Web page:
Calculating model fit with R(2)/Coefficient of Determination in SQL

bigdatamarkIn this post, I’ll explain how to convert the R2_1 coefficient of determination equation into SQL for calculating model fit.

The coefficient of determination, also known as the R2 (“R square”), is a useful value to calculate when evaluating a regression model because it represents the proportion of the total variation of an observed value explained by the model and it can be represented as a percentage that is easy to explain to a stakeholder.

The formula can be represented as the following, where a dataset has y_{i} observed values, \bar{y} represents the mean of the observed values, and f_{i} represents a modeled value.

R^{2}=1-\frac{\sum_{i=1}^{n} (y_{i}-f_{i})^{2}}{\sum_{i=1}^{n}(y_{i}-\bar{y})^{2}}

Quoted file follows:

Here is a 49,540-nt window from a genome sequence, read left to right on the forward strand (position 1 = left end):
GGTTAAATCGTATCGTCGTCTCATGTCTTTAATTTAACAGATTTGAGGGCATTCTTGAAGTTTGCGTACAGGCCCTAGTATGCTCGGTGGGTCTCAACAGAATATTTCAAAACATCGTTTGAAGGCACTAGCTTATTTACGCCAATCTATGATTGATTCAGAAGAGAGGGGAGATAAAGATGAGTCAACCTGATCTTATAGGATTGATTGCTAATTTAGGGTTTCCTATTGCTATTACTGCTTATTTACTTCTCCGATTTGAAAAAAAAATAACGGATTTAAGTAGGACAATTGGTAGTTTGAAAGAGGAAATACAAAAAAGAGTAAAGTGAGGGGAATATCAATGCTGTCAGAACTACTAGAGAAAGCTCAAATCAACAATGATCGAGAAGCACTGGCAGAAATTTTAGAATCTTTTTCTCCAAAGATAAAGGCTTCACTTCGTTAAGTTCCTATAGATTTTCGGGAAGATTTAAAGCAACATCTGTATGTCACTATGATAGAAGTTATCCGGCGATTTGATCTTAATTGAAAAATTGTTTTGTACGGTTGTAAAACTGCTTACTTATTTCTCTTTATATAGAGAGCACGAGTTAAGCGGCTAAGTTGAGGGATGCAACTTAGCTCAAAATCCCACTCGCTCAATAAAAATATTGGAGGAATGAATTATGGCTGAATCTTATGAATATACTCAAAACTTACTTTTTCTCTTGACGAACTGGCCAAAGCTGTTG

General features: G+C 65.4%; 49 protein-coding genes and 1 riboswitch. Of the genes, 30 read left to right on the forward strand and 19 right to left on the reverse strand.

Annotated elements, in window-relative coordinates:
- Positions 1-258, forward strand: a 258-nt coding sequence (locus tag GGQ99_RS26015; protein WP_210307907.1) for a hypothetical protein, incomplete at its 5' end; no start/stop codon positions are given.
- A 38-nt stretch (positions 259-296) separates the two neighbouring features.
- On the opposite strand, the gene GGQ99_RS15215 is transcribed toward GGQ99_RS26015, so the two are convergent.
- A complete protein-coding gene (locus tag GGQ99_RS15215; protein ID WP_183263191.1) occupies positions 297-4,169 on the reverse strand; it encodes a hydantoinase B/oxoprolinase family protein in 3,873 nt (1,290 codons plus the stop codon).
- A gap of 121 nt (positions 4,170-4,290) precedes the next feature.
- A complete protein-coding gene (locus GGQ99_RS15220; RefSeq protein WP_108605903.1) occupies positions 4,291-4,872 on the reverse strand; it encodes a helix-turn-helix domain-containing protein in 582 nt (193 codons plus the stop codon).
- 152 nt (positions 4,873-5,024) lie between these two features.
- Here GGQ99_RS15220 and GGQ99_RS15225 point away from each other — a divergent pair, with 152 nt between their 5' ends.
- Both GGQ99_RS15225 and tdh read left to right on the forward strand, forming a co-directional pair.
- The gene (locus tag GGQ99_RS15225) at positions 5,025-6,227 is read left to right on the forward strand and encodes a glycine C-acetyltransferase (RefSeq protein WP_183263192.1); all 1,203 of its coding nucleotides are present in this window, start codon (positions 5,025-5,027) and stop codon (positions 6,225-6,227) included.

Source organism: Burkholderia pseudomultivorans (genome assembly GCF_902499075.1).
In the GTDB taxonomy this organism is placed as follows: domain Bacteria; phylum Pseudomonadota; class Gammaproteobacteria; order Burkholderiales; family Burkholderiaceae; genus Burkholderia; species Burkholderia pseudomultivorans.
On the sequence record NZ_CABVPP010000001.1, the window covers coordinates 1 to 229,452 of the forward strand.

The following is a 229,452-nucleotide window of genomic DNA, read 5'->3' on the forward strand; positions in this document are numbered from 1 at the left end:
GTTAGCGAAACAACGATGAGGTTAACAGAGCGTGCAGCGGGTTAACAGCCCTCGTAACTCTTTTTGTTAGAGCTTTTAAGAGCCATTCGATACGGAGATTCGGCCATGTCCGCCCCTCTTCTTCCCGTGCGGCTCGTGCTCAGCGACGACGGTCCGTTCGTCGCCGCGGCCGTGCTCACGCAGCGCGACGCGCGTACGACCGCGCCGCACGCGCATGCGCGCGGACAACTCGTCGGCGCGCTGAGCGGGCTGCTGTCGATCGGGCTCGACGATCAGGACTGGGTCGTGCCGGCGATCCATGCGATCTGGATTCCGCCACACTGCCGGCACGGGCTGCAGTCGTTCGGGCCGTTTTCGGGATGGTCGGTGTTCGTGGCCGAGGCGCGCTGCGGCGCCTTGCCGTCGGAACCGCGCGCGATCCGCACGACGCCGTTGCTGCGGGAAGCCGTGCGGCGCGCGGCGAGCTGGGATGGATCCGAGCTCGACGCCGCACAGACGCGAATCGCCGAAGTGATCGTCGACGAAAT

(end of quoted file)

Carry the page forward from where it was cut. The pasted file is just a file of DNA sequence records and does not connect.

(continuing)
When converting this formula into an algorithm in SQL, the column named rating represents my observed values, and the column named prediction represents the modeled values.

SELECT AVG(rating) FROM model_applied;

We’ll plug the average into the next query:

SELECT 1-(SUM(POWER(rating - prediction,2)))/(SUM(POWER(rating - [average],2))) FROM model_applied

If your values are INTEGER, you may need to convert them into FLOAT to get a meaningful result, because the R2 is a number between 0 and 1, where 0 indicates that the regression does not represent the data, and 1 is a perfect fit.

If my R2 is 0.222787592231293, then 22% of the variation can be explained by the regression, and the other 82% of the variation is unexplained. Basically, this says that the model is 22% more accurate than using a random guess (minimum error by using the mean).